Lincolnshire social worker bought Sky TV, clothes and internet access with £ 9,500 stolen from man with dementia

A social worker in Mablethorpe bought Sky TV and clothes after he stole more than £ 9,000 from the bank accounts of two elderly customers.

Tessa Sikes, 30, of High Street, Mablethorpe, admitted two fraud allegations while working as a caregiver for the two vulnerable retirees.

Lincoln Crown Court has learned that between January 2019 and January 2020, Sikes took the bank cards of two of its customers and used them to purchase items, including clothing, a coffee machine, internet access and Sky TV.

Read more: Multiple items stolen from reported Mablethorpe caravan burglary

Hal Ewing, prosecuting, said one was an 83-year-old man with dementia whom she stole £ 9,500 and the other a 77-year-old housebound woman who lost more than £ 300.

Both were customers visited regularly by Sikes.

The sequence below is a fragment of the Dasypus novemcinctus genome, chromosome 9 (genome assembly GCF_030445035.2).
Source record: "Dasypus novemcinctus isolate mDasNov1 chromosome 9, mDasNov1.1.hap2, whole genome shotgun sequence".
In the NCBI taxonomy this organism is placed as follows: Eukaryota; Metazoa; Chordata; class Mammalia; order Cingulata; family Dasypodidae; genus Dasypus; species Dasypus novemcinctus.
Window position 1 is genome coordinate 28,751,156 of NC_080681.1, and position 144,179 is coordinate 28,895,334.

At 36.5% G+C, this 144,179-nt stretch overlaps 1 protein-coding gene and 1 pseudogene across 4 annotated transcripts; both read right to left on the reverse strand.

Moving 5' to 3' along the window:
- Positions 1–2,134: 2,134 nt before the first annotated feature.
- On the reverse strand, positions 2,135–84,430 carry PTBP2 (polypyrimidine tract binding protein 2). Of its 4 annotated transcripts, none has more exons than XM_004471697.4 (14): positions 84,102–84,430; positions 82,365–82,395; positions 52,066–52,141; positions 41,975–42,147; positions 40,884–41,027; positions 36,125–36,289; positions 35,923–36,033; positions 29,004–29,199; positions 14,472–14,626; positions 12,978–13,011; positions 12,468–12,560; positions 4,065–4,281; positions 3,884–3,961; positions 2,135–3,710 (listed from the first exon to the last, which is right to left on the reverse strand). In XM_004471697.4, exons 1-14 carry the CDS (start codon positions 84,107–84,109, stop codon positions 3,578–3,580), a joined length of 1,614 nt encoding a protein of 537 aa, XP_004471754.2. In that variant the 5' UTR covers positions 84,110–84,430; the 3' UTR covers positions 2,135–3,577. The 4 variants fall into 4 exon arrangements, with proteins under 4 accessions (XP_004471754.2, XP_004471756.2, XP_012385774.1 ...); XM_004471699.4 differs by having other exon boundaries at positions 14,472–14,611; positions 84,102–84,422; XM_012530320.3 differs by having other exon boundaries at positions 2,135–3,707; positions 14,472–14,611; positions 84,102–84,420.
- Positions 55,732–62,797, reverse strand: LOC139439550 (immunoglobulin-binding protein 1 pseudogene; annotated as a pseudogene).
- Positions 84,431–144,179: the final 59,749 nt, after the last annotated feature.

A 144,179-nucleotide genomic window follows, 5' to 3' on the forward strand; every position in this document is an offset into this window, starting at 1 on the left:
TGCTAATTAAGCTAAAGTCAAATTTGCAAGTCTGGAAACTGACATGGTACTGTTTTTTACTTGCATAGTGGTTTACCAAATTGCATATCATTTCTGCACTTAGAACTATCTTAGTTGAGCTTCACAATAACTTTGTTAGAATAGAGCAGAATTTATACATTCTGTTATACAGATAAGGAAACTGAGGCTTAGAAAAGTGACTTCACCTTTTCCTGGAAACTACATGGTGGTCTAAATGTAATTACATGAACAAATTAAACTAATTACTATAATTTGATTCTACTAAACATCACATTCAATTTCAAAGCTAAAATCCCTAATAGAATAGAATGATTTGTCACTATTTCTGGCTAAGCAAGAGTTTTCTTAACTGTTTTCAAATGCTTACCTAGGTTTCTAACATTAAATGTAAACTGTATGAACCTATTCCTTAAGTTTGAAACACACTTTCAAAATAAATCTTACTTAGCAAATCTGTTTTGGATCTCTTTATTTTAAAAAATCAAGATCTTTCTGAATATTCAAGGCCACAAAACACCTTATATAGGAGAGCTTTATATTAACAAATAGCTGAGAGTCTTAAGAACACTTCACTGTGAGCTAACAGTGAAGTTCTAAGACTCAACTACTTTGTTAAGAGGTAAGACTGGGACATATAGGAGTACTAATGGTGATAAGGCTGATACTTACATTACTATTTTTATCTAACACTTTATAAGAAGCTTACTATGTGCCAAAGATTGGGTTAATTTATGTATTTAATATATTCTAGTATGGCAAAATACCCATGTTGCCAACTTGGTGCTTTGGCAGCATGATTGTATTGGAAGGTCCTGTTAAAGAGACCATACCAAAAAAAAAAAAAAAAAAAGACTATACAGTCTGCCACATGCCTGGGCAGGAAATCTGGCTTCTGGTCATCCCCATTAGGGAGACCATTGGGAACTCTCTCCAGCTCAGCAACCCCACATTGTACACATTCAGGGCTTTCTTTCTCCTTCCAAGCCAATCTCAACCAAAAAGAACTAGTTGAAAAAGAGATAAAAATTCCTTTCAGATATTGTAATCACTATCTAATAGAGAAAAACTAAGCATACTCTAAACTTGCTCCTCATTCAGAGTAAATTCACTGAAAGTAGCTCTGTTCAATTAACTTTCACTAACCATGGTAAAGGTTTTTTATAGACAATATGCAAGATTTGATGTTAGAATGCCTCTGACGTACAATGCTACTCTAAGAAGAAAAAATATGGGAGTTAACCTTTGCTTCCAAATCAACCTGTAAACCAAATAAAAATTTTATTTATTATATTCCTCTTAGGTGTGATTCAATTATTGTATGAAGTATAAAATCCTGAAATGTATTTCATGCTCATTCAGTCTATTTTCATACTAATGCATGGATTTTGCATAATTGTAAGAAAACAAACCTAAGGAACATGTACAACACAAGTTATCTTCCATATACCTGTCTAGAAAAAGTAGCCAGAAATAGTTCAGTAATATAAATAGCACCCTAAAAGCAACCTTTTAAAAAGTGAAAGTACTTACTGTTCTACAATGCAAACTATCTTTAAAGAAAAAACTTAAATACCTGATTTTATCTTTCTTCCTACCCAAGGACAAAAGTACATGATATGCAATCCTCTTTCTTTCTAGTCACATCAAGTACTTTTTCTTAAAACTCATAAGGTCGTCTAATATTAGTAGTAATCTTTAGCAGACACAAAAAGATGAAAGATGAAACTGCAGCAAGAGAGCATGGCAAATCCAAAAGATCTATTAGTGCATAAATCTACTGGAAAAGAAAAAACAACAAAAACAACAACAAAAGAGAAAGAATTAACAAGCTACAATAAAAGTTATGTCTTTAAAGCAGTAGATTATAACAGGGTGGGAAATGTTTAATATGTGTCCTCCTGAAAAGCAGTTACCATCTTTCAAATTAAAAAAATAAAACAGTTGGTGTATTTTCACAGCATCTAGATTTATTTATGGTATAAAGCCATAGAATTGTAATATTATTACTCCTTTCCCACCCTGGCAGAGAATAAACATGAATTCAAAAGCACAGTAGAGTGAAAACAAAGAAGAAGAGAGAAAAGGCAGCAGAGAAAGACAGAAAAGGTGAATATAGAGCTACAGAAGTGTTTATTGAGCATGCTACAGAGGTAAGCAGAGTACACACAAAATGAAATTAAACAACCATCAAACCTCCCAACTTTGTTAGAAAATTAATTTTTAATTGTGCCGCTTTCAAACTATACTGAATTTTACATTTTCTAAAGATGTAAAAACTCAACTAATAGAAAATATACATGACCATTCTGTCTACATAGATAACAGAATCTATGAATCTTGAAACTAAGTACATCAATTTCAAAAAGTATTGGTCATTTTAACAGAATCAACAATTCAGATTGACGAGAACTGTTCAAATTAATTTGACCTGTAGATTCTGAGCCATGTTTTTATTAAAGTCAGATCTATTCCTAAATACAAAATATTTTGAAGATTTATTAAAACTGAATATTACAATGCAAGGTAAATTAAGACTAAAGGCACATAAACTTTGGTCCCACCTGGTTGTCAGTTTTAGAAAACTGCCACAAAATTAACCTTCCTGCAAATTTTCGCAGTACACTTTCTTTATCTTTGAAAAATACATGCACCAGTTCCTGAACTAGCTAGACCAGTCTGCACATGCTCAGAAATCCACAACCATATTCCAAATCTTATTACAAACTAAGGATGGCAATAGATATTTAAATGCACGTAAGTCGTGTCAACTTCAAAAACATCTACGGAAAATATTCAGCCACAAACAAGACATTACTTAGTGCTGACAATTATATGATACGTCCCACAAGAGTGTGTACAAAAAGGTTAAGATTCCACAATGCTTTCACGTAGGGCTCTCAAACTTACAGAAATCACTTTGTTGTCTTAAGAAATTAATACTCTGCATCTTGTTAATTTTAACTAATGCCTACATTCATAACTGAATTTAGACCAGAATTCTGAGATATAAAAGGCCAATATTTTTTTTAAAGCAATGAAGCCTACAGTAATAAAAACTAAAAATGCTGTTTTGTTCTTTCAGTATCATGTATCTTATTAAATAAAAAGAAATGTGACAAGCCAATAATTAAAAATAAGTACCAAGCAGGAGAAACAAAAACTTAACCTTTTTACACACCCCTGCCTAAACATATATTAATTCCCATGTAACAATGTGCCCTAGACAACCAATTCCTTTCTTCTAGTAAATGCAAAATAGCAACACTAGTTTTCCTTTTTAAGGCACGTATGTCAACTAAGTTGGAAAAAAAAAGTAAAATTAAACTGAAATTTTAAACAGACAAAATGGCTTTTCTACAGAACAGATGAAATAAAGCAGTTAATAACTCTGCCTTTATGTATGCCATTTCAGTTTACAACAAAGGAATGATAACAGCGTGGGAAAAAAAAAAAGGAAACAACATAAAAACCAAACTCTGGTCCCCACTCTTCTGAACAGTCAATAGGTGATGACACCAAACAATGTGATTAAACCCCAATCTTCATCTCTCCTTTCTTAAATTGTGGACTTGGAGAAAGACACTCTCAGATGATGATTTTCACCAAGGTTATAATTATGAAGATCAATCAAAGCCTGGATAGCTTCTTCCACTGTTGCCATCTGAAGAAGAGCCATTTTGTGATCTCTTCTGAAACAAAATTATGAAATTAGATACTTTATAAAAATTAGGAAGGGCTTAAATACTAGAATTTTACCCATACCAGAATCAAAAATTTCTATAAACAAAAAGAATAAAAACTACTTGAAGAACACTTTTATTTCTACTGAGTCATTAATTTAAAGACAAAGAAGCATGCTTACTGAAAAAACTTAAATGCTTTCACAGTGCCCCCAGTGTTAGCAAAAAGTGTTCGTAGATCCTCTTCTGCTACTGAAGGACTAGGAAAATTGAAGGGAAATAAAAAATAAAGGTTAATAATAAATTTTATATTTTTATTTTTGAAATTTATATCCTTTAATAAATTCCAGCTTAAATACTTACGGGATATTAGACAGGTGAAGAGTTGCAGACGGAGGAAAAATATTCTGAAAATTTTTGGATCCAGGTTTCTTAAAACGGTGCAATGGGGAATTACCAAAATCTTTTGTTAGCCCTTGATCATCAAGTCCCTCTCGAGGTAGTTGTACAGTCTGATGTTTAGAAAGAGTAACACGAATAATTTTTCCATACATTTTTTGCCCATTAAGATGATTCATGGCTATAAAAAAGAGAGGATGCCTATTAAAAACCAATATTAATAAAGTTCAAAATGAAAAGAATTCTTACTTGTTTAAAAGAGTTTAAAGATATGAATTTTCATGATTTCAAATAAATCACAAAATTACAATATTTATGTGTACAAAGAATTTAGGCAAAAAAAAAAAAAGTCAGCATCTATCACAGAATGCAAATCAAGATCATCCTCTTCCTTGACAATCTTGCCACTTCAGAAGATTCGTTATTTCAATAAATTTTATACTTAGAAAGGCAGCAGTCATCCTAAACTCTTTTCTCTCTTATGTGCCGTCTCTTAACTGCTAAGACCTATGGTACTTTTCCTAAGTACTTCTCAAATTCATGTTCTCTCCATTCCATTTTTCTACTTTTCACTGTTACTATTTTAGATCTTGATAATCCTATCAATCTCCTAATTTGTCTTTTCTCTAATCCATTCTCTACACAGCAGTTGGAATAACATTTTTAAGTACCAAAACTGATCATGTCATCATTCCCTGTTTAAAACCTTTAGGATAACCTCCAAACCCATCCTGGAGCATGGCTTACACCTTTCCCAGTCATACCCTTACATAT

Mr Ewing said a number of fraudulent transactions were on the first victim’s bank statement and three were on the second victim’s account.

Sikes denied any fraudulent behavior during his first interview with police and claimed that a coffee machine purchased on the first victim’s bank card was a gift from a friend.

David Eager, mitigating, said Sikes worked as a caregiver to feed her two children and that she had previously been the victim of an abusive relationship that left her with little money.

Many items bought with the cards were sold to feed her children.

“She didn’t come to court in a Ferrari,” Eager added. “She loved being a caregiver.”

Mr Eager told the court that Sikes pleaded guilty when he first appeared in court.

“From the first moment she spoke to me, she was honest about her offense.

“She was honest with the probation service.”

Since the offender Sikes holds two jobs in a garage and a supermarket to help compensate his victims, Eager added.

On handing down the sentence, recorder Jennifer Jones told Sikes: “It’s a pretty remarkable breach of trust.”

“The victims here were particularly vulnerable.

But the Recorder said she took Sikes’ difficult personal situation and previous good character into account, which meant she could suspend her prison sentence.

Sikes was sentenced to 16 months in prison suspended for two years. She is also required to do 75 hours of unpaid community work and adhere to an electronically monitored curfew for six months.

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